The first sketch Dwyane Wade, the perennial NBA all-star, made of a sock was a bit shocking.
A large wave swept across the calf with a small man surfing inside, a checkerboard wrapped around the ankle, and foot and toe were covered in cheetah print.
“No,” Clarke Miyasaki, a vice president at Stance Socks, says he told Wade. “This is awful.”
“Trust me,” Wade replied.
Wade wanted to launch his own line of socks. Athletic, casual, dress socks — you name it. He had wanted to for some time but couldn’t find a company to partner with. So his agent reached out to Miyasaki, a vice president at Stance Socks, a funky sock manufacturer and online sock marketplace. After a while Miyasaki and Wade were exchanging text messages about potential designs.
Wade insisted his three-part sock monstrosity make the first collection.
At $14 a pair, it became Wade’s top seller.
The Stance partnership marked the beginning of a larger transformation for Wade, 33, who is drifting further into the business world as his basketball career begins to wind down. Since 2011, he has focused on establishing an off-the court niche catering to high-end consumers looking for products that fit into a luxury lifestyle brand.
His line of Napa Valley red wines sells for $250 a bottle. There are Dwayne Wade neckties and pocket squares. He’s made two watches with Swiss brand Hublot, the most recent, released in 2014, costs $19,400 a pop.
“This game of basketball doesn’t last forever,” Wade said in an interview. “If you don’t plan for your future, I don’t think that’s a smart thing to do.”
Wade’s efforts are part of a broader trend among professional athletes to develop business interests beyond the playing arena, branding experts say.
Shaquille O’Neal in retirement has a series of app-based games and a jewelry collection at Zales. Cleveland Cavaliers superstar LeBron James announced a partnership in July with Warner Bros. to start an entertainment production company.
“The revenue model changed for a lot of athletes,” said Felicia Miller, a marketing professor at Marquette University, the school Wade led to the NCAA tournament’s Final Four in 2003. “They realized during their career and long after this, they could make a lot of money.”
Wade already makes a lot of money. He’s set to rake in $20 million next year playing for the Miami Heat.
But his business ventures could make him even wealthier. “He’s building equity well beyond the basketball game so when he hangs up his sneaks he’ll have a large company to be CEO of,” said Allen Adamson, chairman of brand consulting firm Landor.
One of his riskiest bets so far has been related to a staple of any professional athlete’s brand— his shoe. An American shoe deal would have netted Wade around $2 million annually, according to industry estimates.
Instead Wade decided to partner with Chinese shoe maker Li-Ning to create his own shoe. The shoe, which sells under the brand name Way of Wade, sells for $150 and $200.
But it is currently primarily sold in China, which has been suffering from a slowing economy lately.
“I made a decision three years ago, going on four, to leave the Nike umbrella and the Jordan brand to go off to China and try a company, Li-Ning, that was not known in the states,” Wade said. “I wanted to take control of my brand and my business.”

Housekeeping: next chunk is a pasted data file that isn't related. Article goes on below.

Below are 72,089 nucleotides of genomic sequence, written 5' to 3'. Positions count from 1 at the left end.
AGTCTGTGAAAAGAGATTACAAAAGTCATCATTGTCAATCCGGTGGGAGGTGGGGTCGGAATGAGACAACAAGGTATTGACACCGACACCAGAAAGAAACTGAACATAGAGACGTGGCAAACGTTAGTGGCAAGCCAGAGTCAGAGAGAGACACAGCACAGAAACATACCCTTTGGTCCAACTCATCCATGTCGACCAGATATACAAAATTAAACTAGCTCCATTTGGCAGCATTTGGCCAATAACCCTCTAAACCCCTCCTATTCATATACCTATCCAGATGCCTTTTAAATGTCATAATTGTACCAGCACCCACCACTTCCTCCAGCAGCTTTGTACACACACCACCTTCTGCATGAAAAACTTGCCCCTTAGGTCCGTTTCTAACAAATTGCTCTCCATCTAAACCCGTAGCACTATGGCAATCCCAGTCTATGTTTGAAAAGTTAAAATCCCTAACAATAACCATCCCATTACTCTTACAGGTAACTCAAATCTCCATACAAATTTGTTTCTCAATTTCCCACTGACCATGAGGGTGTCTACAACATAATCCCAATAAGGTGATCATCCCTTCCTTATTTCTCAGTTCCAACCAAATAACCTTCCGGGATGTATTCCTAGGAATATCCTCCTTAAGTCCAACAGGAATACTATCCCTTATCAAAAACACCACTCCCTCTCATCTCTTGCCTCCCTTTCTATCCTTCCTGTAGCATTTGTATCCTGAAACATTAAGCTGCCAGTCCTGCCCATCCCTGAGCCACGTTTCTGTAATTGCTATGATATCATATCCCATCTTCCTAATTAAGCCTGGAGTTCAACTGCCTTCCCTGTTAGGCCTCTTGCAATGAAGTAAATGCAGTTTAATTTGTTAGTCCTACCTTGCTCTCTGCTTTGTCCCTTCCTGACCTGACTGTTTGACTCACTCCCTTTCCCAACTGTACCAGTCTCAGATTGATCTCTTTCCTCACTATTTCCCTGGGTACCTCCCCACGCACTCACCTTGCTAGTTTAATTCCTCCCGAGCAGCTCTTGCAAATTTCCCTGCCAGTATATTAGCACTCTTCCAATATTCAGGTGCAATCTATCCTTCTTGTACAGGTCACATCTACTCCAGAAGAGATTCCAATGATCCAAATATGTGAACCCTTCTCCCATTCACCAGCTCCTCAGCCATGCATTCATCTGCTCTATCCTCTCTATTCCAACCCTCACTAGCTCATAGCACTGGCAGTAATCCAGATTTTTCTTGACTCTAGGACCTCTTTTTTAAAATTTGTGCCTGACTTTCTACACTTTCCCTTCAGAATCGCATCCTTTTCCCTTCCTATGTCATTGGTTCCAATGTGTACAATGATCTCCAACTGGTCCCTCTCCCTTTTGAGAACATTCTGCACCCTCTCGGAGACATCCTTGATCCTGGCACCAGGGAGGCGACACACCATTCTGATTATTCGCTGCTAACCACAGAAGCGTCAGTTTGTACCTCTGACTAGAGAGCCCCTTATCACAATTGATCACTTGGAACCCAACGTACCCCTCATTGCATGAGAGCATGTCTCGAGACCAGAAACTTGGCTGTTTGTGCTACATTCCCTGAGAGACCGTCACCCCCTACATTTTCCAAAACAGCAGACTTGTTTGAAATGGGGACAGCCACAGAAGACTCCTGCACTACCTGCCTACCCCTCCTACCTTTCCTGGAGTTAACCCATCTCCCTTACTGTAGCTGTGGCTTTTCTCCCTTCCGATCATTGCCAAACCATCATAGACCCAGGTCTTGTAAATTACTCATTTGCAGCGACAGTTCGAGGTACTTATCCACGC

Wade, who has 5.5 million fans on Weibo, China’s version of Twitter, says China is a natural market for him — his wine is only sold there too.
“I have a great following in Asia. I understand the Asian market. I know that Napa Valley wine is now starting to pique the interest of the Asian market, and it’s somewhere that we wanted to start right now while I’m playing,” he said.
Building an audience in China now, while he is still near the prime of his career, leaves a better chance his brands will endure past his retirement as the marks of a cultural and fashion icon rather than a hoops star, marketing experts say.
“On the whole Western brands [such as Wade] are held in high regard and considered to be of high quality,” said Sarah Boumphrey, Euromonitor’s head of strategic and consumer insight. “However local brands are increasingly competitive here.”
Or, at least, that’s what Wade is betting on. If it doesn’t work out, he said, he’ll have a lot of glasses of red wine to share with his family, something he’s not exactly upset about.
“It’s a passion,” he said about building his business empire. “I’m a very competitive person, so once I say I want to do something, or once something appeals to me, now I want to be the best in that.”
When the Heat missed the playoffs this year, Wade enrolled in a Harvard Business School class to up his business acumen.
“As I started to become an older man,” Wade said, “I started to understand I have other interests. I have other passions than just basketball.”
And though fashion might be a primary interest, he said, building a successful brand is what drives him. After he posed for an Esquire Magazine photo shoot earlier this month — pictured in a black suit, no undershirt and a dark blue cape draped over his shoulder — he took to Twitter and Instagram to argue that fashion is a form of wearable art.
“People look at me just as a basketball player,” he said. “So they see me doing something else, doing a spread for Esquire Magazine, and they don’t understand it, because they’re like, ‘You’re just a basketball player. You should be focused on basketball. You shouldn’t be posing in a fashion magazine,’ because they don’t understand that you have other things that you love.”
And as his playing days wind down, his time to focus more intensely on his brand is fast approaching, he said.
Luckily for Miyasaki from Stance, Wade’s style has become refined. Look for a pair of D-Wade socks on the Stance Web site today, and those wave-checkered-cheetah atrocities are nowhere to be found.
“That’s what my brand is,” Wade said. “It’s evolving.”